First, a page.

VANCOUVER, B.C. — Duloxetine is a safe and effective treatment for fibromyalgia symptoms in both depressed and nondepressed women, Lesley Arnold, M.D., reported at the annual meeting of the American Psychosomatic Society.
Duloxetine (Cymbalta) is approved for the treatment of both major depression and diabetic neuropathic pain. The drug's efficacy in treating both pain and depression—which often co-occur in fibromyalgia—is probably due to its dual action as a selective serotonin and norepinephrine reuptake inhibitor, said Dr. Arnold, a psychiatrist who is director of women's health research at the University of Cincinnati.
In one of two 12-week studies funded by Lilly Research Laboratories, a total of 354 adult women who met the American College of Rheumatology's criteria for primary fibromyalgia were randomized to receive 60 mg of duloxetine once a day (118), 60 mg twice daily (116), or placebo (120).
Significant differences in the Brief Pain Inventory (BPI) average 24-hour pain score and the Fibromyalgia Impact Questionnaire (FIQ) were seen within 1 week in both the 60-mg/day and 120-mg/day duloxetine groups compared with placebo, with no significant difference between the two dosages.
In the low- and high-dose groups, 41% of patients experienced a 50% reduction in overall pain, compared with 23% of patients on placebo, Dr. Arnold reported.
Significant improvements over placebo were also seen in the FIQ total, pain, fatigue, and restfulness upon awakening scores; in the mean tender point threshold and number of tender points; in the Clinical Global Impression (CGI) and Patient Global Impression of Improvement (PGI) scores; in other BPI subscale measures of pain severity and interference; and in several quality of life and functional measures.
This study replicated several findings from a previously-published trial of 207 fibromyalgia patients that included a small number of men. Dr. Arnold presented the findings of both trials together in a poster at the meeting.
In the earlier study, 104 patients (89% women) were randomized to 120 mg/day of duloxetine, and 103 (89% women) to placebo. Duloxetine patients improved significantly more than did placebo-treated patients on the FIQ total score, but not significantly more on the FIQ pain score (Arthritis Rheum. 2004;50:2974-84).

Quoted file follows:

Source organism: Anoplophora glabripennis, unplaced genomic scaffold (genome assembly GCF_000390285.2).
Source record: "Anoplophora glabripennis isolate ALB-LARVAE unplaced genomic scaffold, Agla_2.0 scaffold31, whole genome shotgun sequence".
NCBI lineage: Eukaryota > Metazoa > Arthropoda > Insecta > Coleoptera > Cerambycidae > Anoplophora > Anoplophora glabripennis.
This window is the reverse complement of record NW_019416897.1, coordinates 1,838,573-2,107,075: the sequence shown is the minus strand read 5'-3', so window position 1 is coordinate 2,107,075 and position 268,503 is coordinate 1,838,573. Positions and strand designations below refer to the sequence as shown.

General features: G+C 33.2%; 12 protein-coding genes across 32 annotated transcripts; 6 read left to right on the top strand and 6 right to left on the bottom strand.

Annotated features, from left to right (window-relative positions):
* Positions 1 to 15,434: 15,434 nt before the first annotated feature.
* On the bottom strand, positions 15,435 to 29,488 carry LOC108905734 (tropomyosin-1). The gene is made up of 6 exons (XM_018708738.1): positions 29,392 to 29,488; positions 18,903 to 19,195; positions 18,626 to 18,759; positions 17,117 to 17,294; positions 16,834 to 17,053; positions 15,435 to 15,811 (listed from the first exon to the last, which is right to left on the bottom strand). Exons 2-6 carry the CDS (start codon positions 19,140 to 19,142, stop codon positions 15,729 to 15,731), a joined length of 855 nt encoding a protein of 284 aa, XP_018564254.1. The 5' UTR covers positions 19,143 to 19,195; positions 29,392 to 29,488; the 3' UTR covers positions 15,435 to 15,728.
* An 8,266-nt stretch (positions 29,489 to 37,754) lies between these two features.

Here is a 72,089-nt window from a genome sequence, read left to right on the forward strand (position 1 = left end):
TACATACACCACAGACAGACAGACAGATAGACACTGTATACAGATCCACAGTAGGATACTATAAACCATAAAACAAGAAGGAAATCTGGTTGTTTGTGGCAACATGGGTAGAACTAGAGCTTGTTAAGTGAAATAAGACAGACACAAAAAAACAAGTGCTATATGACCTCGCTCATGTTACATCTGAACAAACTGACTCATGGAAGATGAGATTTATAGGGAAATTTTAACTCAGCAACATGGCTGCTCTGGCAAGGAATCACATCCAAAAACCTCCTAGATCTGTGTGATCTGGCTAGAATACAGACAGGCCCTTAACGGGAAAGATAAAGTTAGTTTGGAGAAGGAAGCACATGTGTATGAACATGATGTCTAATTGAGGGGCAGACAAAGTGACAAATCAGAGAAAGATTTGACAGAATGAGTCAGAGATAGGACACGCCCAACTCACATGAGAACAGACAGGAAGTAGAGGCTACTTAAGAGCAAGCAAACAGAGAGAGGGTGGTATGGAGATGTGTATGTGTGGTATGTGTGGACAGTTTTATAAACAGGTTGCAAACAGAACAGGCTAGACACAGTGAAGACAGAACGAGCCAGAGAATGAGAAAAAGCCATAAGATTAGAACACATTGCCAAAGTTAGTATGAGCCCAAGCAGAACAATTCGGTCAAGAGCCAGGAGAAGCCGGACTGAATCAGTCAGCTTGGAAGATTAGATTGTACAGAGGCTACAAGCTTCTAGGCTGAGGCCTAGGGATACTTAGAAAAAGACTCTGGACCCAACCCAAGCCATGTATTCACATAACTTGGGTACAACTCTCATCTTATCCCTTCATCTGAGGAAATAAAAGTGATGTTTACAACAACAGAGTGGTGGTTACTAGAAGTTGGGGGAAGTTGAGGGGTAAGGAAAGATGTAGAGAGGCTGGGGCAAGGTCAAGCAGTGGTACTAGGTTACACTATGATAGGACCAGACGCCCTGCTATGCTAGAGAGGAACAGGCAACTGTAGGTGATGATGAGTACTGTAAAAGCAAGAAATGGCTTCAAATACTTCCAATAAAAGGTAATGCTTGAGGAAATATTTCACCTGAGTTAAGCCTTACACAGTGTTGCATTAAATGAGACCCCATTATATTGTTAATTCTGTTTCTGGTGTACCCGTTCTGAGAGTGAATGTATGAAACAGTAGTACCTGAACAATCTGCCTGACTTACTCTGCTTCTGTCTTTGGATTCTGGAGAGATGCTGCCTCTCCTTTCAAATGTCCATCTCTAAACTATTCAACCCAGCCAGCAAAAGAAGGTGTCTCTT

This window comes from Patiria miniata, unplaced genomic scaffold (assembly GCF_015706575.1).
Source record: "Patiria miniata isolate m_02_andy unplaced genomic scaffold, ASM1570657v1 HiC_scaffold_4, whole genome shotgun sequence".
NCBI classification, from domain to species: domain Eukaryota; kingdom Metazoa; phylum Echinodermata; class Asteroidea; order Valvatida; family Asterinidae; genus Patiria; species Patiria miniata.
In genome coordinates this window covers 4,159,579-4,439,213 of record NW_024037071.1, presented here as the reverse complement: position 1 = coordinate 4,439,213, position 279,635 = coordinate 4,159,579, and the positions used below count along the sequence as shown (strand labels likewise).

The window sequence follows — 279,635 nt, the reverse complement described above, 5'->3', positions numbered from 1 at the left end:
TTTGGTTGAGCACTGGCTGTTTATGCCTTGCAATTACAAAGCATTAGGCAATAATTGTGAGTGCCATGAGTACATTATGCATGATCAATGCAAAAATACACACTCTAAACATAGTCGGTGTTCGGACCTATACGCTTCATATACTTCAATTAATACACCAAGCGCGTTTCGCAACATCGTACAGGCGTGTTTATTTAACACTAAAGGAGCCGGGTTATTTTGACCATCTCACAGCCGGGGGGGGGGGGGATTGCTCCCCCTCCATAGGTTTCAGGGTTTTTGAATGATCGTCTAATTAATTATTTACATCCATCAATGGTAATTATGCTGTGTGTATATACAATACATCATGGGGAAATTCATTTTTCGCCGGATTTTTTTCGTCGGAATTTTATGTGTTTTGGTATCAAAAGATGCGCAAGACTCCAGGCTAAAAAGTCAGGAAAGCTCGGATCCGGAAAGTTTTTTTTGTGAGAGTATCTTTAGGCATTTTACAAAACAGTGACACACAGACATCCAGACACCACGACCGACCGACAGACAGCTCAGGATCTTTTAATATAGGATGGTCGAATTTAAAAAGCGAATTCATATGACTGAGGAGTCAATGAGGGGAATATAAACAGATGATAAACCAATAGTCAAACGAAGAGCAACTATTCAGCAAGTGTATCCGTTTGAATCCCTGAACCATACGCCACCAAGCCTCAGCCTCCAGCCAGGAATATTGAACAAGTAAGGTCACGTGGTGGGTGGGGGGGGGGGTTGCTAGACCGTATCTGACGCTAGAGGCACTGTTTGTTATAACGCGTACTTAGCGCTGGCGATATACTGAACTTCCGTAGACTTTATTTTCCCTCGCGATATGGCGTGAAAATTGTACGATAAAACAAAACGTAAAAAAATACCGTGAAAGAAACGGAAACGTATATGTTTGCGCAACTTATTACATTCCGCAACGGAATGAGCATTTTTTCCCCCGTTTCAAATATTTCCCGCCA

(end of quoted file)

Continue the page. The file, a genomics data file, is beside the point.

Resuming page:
Duloxetine-treated patients also had significant reductions compared with placebo-treated patients in BPI scores for average pain severity and interference from pain, number of tender points, and FIQ stiffness, as well as several other fibromyalgia-specific and quality of life measures. The differences were only significant for women, but the number of men was quite small, Dr. Arnold noted.
Major depression was present in approximately 40% of the subjects in the earlier single-dose study and in about one-fourth of the subjects in the two-dose study. In both studies, there were no differences between depressed and nondepressed patients in duloxetine efficacy in alleviating pain and fibromyalgia symptoms, suggesting that these effects are not simply due to an improvement in mood, she noted.
In the first study, duloxetine was significantly more likely than placebo to be associated with side effects including constipation, dry mouth, insomnia, and a small mean increase in heart rate. These were typically mild to moderate in severity. Also in that study, anxiety was reported significantly less often with duloxetine than with placebo.